Case report

A new tool to help diagnose patients suffering from paroxysmal palpitations?

A handheld ECG device

DOI: https://doi.org/10.4414/cvm.2016.00444
Publication Date: 16.11.2016
Cardiovascular Medicine. 2016;19(11):296-298

Puricel Serban, Mancinetti Marco, Delacretaz Etienne, Cook Stéphane

University and Hospital Fribourg, Switzerland

Summary

The detection of paroxysmal arrhythmia in patients suffering from intermittent palpitations remains an important challenge in modern cardiology. Correct diagnosis of the underlying paroxysmal arrhythmia is needed in order to provide state-of-the-art medical care. Current monitoring tools such as 24-hour Holter ECG, continuous 7-day ECG, and external or implantable loop recorders have many disadvantages and a presumably suboptimal sensitivity for the diagnosis of paroxysmal arrhythmias. Handheld ECG devices are an attractive alternative that may mitigate some of the limitations of conventional devices and have the potential to be implemented in routine clinical practice. We describe the case of a 76-year-old male Caucasian suffering from palpitations associated with malaise. In providing the patient with a handheld ECG device (Zenicor ECG), paroxysmal atrial fibrillation was diagnosed after 2 days. The patient was started on oral anticoagulants and referred for radiofrequency ablation. Portable ECG devices reportedly show an excellent efficiency for the detection of significant arrhythmia in hospital and outpatient settings. Given their wide availability and low cost, they could easily be implemented in daily clinical practice.

Keywords: atrial fibrillation, arrhythmia, Palpitations, Handheld ECG device

Introduction

The detection of the aetiologies underlying paroxysmal arrhythmias remains a challenge in modern cardiology. Besides a resting ECG at the time of a paroxysm, the usual noninvasive monitoring techniques (24-hour Holter ECG, continuous 7-day ECG, external cardiac event recorder) have not changed much during the last two decades. Input from mobile phone know-how may allow a new step. We describe the use of a handheld ECG device system (Zenicor ECG, Zenicor Medical ­Systems, Sweden) that permits easy and accurate one-lead recording and was able to show evidence of atrial fibrillation in one patient.

Case report

A 76-year-old male patient in good physical condition and known for well-controlled arterial hypertension complained of occasional palpitations associated with malaise. He denied chest pain and loss of consciousness. Clinical examination showed a slightly elevated blood pressure. Transthoracic echocardiography showed early hypertensive heart disease with concentric left ventricular hypertrophy, left atrial dilation, and mild diastolic dysfunction but preserved left ventricular systolic function. The symptoms occurred early (<3 weeks) after radiofrequency ablation of a typical right atrial flutter. Given the good haemodynamic tolerance and a high suspicion of atrial fibrillation, we decided to test recording the arrhythmia with a handheld ECG device (Zenicor ECG, fig. 1). We provided the patient with a device and gave instructions pertaining to its use (application of the thumbs of both hands on the sensors for 30 seconds). Patient instruction took no more than 3 minutes and the patient was advised to record whenever he was symptomatic, at the onset of symptoms. Two days later, the patient contacted us because of a recurrence of three short episodes of self-limiting palpitations and malaise that provided three consecutive recordings. The interrogation of the dedicated web-based platform demonstrated atrial fibrillation (fig. 2). The patient was then given oral anticoagulation and referred for radiofrequency ablation of atrial fibrillation.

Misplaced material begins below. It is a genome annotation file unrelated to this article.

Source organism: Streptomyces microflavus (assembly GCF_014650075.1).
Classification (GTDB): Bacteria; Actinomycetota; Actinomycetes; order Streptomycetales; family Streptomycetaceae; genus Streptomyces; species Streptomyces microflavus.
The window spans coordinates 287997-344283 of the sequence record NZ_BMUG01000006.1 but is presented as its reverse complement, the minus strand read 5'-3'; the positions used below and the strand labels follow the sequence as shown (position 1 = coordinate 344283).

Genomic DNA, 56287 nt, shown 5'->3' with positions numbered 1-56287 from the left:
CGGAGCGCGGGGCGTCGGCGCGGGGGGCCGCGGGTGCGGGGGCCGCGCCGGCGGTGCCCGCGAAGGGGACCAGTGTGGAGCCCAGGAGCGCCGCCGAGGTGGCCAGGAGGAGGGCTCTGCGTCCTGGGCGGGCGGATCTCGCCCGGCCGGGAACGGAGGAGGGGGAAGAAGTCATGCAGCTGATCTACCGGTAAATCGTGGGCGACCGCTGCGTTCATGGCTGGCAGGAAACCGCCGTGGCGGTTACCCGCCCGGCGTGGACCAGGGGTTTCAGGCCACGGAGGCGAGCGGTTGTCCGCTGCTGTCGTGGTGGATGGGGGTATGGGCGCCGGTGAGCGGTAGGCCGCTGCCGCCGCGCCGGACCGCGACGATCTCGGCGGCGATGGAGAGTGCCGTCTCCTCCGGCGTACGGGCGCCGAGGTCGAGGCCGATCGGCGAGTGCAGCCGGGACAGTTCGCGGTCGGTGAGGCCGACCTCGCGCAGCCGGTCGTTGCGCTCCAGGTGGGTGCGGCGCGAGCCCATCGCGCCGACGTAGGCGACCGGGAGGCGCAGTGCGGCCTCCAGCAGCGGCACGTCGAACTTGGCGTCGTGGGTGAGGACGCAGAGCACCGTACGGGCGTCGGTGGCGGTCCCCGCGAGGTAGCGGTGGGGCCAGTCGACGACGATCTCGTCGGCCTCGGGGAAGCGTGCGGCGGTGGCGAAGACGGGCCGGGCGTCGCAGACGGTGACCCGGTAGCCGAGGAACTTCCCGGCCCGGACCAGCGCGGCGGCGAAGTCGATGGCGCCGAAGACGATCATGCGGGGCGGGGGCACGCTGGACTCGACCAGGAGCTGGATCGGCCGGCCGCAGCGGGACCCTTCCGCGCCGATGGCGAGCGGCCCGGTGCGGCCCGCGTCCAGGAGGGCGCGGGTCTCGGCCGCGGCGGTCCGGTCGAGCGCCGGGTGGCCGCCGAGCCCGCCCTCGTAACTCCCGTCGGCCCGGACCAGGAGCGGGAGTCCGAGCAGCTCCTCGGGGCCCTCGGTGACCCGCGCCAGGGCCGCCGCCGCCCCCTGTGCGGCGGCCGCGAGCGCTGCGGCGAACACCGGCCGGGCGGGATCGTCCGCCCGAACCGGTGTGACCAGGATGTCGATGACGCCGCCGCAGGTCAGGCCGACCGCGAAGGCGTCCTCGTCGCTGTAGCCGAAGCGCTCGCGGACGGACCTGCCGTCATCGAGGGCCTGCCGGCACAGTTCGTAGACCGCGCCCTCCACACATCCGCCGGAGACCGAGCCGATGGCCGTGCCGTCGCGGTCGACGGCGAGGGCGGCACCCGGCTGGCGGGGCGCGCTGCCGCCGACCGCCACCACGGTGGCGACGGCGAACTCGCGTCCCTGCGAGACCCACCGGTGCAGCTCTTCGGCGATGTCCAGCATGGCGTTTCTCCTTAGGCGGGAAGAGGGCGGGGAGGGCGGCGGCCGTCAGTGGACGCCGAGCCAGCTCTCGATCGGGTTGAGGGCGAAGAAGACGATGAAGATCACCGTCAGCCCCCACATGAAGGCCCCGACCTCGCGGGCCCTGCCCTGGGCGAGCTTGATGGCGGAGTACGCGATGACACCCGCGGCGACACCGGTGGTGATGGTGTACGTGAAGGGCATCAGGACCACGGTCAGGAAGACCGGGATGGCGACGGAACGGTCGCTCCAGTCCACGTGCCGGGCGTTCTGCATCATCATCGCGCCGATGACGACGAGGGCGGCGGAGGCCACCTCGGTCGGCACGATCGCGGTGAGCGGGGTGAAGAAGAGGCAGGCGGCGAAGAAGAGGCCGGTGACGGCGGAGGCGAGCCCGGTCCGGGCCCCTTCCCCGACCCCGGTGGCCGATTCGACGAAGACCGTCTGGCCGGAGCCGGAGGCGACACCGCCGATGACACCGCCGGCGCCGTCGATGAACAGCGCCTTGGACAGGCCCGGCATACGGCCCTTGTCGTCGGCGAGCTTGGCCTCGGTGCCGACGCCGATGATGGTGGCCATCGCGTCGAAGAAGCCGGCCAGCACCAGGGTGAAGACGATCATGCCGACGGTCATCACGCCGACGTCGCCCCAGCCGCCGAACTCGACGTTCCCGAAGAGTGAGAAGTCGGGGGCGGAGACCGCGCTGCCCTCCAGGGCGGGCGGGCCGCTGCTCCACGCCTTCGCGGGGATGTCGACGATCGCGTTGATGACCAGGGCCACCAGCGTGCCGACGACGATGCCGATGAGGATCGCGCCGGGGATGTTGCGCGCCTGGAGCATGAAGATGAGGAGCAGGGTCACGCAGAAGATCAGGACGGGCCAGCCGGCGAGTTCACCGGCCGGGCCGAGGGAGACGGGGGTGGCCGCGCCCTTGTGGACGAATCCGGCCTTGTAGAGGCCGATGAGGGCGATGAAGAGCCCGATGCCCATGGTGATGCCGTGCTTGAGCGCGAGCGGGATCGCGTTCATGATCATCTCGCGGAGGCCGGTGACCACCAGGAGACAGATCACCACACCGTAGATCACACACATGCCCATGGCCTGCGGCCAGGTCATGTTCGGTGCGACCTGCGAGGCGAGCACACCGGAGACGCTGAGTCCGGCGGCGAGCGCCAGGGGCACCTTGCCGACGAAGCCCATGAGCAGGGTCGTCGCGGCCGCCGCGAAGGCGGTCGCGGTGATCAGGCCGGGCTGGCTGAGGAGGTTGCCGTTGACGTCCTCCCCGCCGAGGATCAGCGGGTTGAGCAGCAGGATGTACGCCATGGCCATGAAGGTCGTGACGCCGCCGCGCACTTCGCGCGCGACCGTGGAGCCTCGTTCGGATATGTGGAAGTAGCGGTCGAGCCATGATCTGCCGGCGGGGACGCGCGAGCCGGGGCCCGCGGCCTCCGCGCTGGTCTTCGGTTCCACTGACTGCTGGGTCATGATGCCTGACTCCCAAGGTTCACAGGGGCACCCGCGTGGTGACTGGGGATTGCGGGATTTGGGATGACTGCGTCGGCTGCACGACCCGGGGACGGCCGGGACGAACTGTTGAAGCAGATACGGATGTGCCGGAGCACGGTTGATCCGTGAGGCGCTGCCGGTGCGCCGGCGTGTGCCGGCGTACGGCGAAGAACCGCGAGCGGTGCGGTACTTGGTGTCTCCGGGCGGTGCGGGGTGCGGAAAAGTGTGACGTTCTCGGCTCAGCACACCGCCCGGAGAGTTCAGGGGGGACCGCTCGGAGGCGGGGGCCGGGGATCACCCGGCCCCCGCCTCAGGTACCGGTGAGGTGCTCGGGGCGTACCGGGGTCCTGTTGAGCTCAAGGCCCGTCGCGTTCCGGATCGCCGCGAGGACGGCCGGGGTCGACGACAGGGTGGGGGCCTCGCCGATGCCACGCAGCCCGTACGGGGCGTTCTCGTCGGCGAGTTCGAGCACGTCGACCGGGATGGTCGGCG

Discussion

Palpitations are the most common complaint in ­patients referred to general cardiologists. In most cases, identification of their causes remains challenging. In the case of high suspicion of symptomatic re-entry tachycardia (sudden beginning and end, post­paroxysmal diuresis, typical symptom localisation) or severity of symptoms (angina, syncope), an invasive electrophysiological study is usually discussed. Otherwise, noninvasive (external loop recorder, 24-hour Holter ECG or continuous 7-day ECG) or invasive (implantable loop recorder) ECG monitoring is usually advocated. The main limitation pertaining to external loop recorders or 24-hour Holter ECGs are is limited duration of monitoring, which may result in failure to identify the arrhythmia in patients who do not suffer a paroxysm throughout the observed period. Implantable loop recorders are expensive and their sensitivity and specificity depends on prespecified detection algorithms and patient symptoms.

Handheld ECG recording devices have become widely available. Some devices consist of a larger piece of hardware that directly acquires and transmits data via a mobile internet connection (e.g., Zenicor ECG) while others consist of a light piece of hardware that can conveniently be connected to a smartphone and that ­acquires and transmits data via a dedicated application (e.g., Kardia, AliveCor Inc., USA). Most possess inbuilt algorithms that facilitate the detection of arrhythmia. In addition to the automated detection algorithms, manual ECG analysis can be performed on mostly high quality ECG strips that are available on web-based platforms or are distributed via e-mail. Table 1 provides information about available handheld ECG devices. Haberman and colleagues reported excellent sensitivity (94%) and specificity (99%) for the detection of atrial fibrillation with a handheld device including an inbuilt algorithm in 381 athletes, healthy adults (first- and ­second-year medical students) and ambulatory ­patients of the University of Southern California cardiology clinic, in an outpatient setting [1]. Hendrikx and colleagues screened an asymptomatic outpatient population of 928 patients with CHADS2 ≥1 and found newly diagnosed atrial fibrillation in 3.8% by use of the Zenicor ECG [2].